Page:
Categories of Special Interest
Architectural Artistic Archaeological Historical Social
In Use As
1730 - 1770
Detached multiple period castle, comprising medieval, eighteenth, nineteenth and twentieth century fabric. Seven-bay three-storey block forming southern range, built c.1750, incorporating medieval tower house, Gothicized c.1830, with the addition of corner turrets, crenellations and perron with inset arches and dovecote leading to entrance at first floor level, having machicolation above. Three-stage block attached to west, with four-stage tower with crenellations, c.1830, to west corner. Five-bay single-storey wing and remains of tower running from west corner to north, forming western range. Burnt and partly rebuilt in early twentieth century. Pitched slate roof to southern range. Crenellated parapets set on string course with carved corbels. Roughly dressed and rubble stone walls. Carved crest to machicolation. Square-headed window openings to front (north), side (east) and rear (south) elevations of southern range and linking tower (north). Dressed stone voussoirs to window openings of front elevation, having tooled stone mullions and transoms to first and second floor windows creating single, double and four-light arrangements. Canted bay windows with dressed stone surrounds, mullions, transoms and corbelled bases to first and second floors south elevation of linking tower. Single- and double-light window openings to ground floor of rear elevation, including one single-light opening, now blocked. Lead-lined lattice work windows. Guardrobe openings to first floor of side (east) elevation and ground floor of rear elevation. Cruciform gun loops to first floor of front elevation. Square-headed loop window openings to bartizan. Tudor arch window openings to rear elevation at ground floor of linking tower, having tooled stone surrounds. Paired lancet window openings to ground floor of front and rear elevations (north, south) with tooled stone surrounds and mullions. Lancet window openings with tooled stone surrounds to first and second stages of corner tower. Lancet window openings to ground floor (west, south) with tooled and dressed surrounds and hood mouldings. Double-light square-headed window opening to rear elevation of first floor. Pointed arch door openings to ground and first floors of front elevation of southern range, ground floor of linking tower (north), front elevation of western range (east) and south elevation of western range. Dressed stone door surrounds and hood mouldings. Dressed stone voussoirs surmounting door openings to front elevation of south range. Reinforced timber battened doors throughout. Recent steel door to linking tower. Square-headed rendered recesses to front (west) elevation of western range, having stone sills. Rubble stone enclosing walls to north with carriage openings to avenue (north) and outbuildings (north-east), having tooled and dressed stone gate piers. Flanking round-headed recesses to main entrance gate with stone sills having dressed impost and keystones. Bawn wall with remains of tower to south-east corner. Outbuildings to north-east.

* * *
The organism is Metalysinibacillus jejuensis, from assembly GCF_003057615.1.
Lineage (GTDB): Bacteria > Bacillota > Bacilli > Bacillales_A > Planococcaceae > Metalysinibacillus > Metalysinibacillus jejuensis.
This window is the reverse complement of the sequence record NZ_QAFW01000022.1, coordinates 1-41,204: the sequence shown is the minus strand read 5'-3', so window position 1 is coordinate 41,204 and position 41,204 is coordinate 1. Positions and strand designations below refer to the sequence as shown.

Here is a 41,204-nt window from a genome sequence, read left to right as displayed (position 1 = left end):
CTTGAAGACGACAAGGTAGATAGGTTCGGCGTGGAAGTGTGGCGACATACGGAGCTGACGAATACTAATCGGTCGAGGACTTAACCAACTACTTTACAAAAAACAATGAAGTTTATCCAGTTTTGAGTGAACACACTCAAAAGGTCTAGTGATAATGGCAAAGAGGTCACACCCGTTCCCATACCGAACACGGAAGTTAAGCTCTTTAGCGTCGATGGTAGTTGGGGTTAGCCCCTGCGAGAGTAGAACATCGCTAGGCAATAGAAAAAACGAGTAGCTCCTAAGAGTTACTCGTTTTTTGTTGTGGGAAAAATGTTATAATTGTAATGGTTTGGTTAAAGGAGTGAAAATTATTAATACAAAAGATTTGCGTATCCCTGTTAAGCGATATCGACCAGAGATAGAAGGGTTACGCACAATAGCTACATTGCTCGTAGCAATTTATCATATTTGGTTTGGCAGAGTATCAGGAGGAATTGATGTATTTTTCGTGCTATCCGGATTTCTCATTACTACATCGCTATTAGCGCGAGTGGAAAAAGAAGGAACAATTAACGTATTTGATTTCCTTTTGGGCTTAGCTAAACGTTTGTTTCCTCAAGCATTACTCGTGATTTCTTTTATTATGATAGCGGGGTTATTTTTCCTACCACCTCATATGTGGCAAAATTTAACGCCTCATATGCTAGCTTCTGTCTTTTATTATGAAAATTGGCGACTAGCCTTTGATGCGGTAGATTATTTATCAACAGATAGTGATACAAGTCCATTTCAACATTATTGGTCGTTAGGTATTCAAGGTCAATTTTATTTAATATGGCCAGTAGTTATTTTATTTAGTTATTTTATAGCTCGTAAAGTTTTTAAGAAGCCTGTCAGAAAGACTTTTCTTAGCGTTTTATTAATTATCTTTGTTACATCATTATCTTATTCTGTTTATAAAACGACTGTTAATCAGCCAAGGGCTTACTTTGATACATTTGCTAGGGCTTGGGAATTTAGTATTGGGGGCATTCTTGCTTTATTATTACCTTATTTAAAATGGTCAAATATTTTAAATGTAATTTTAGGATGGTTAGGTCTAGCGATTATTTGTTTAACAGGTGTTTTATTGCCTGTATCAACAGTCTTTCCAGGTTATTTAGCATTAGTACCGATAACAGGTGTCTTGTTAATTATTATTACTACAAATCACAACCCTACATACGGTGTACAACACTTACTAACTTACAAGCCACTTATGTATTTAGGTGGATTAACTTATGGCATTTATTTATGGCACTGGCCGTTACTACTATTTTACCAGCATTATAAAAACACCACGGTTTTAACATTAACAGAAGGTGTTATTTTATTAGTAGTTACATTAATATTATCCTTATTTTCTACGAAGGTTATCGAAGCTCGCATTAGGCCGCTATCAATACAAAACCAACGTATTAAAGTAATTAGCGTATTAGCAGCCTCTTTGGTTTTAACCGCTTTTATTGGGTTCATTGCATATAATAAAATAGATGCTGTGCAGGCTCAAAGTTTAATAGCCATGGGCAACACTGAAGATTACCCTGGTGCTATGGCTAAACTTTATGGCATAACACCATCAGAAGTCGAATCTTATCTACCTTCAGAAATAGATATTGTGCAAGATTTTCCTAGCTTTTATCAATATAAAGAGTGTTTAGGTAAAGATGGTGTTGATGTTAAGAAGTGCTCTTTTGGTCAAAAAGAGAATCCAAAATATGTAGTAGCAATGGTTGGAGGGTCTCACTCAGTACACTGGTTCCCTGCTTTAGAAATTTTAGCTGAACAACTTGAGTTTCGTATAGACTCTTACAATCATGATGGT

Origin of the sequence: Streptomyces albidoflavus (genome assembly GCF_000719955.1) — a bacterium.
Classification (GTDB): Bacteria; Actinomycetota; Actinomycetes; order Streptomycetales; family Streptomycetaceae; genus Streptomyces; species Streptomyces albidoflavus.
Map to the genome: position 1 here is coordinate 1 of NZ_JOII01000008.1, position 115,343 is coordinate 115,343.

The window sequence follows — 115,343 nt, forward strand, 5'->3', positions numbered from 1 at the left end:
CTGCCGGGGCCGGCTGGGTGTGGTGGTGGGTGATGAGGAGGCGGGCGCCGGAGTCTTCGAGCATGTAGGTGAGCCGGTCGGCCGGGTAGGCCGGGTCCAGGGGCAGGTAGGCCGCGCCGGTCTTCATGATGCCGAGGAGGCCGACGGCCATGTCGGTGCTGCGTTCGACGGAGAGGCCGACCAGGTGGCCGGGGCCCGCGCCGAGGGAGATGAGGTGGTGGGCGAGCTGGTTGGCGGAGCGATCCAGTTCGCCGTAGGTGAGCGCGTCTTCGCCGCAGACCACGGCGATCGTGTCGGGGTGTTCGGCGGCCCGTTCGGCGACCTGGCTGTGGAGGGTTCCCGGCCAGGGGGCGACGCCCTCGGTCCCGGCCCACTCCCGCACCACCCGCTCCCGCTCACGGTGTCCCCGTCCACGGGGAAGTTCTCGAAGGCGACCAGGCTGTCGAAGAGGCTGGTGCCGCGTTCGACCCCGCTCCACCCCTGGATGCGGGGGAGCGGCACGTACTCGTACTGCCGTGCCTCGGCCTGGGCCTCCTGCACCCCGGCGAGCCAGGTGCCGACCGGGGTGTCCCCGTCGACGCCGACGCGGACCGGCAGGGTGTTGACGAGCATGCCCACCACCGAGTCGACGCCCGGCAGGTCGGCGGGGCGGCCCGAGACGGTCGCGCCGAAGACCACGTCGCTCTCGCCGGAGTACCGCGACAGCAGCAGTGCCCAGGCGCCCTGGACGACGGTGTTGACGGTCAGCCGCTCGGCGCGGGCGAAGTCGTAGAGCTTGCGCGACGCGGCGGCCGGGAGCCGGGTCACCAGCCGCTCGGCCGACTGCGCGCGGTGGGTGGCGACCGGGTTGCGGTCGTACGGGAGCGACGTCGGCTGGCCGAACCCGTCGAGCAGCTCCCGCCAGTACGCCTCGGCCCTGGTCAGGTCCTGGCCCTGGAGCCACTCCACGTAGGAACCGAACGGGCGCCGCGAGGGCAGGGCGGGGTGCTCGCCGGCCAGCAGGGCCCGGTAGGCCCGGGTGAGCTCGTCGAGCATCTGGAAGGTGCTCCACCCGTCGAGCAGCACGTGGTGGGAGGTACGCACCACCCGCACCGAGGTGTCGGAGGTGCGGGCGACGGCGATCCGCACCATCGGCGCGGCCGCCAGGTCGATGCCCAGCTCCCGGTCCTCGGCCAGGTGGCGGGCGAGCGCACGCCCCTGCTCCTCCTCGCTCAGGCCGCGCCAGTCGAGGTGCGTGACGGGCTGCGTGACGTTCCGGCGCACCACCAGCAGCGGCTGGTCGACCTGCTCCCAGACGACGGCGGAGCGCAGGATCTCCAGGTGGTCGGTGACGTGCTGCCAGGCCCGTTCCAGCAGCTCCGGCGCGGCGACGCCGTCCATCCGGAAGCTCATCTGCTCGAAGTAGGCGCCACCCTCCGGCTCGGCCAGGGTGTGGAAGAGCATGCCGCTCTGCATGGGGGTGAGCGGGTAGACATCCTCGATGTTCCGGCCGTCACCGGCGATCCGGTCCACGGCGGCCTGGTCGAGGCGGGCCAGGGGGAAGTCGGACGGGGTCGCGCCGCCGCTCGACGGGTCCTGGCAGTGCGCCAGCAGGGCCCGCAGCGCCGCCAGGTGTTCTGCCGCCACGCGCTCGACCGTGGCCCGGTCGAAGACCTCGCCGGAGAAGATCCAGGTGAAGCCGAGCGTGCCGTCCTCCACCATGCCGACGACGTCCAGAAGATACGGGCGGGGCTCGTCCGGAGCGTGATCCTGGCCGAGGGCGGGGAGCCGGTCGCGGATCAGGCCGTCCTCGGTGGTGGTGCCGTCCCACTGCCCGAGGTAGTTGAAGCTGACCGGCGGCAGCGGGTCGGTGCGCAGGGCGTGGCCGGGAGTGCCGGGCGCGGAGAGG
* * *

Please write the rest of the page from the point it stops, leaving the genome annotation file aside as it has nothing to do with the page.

Dramatically situated on a rise with views in all directions, Kilbrittain Castle is reportedly the oldest inhabited castle in Ireland, dating from as early as 1035 and possible built by the O'Mahonys. The Norman family de Courcy is thought to have occupied and extended the castle. In 1295 when they were defeated by the MacCarthys. A keystone from a fireplace from the lost upper parts of the tower house is now in the grounds of Upton House near Inishannon. It is dated 1556 with a Latin inscription recording the tower as having been built by Donal McCarthy and Margaret Fitzgerald. Also of that period is the circular tower containing several gun loops at the south-east corner of the yard to the east. The castle served as the principal seat of MacCarthy Riabhach from the early 15th century until it was surrendered by a Confederate party in 1642 after attack by ordnance. In the 18th and 19th centuries the Stawell family converted the ruins of the castle into a house that was burnt in 1920. The east end of the south range was restored as a residence in 1969 by inventor Russell Winn. These works included the demolition of a less heavily castellated 18th century range with a Venetian window to one side of the entrance front. The castle, which displays a multitude of features of architectural interest and value, and continues to form a distinctive and impressive landmark in the local countryside.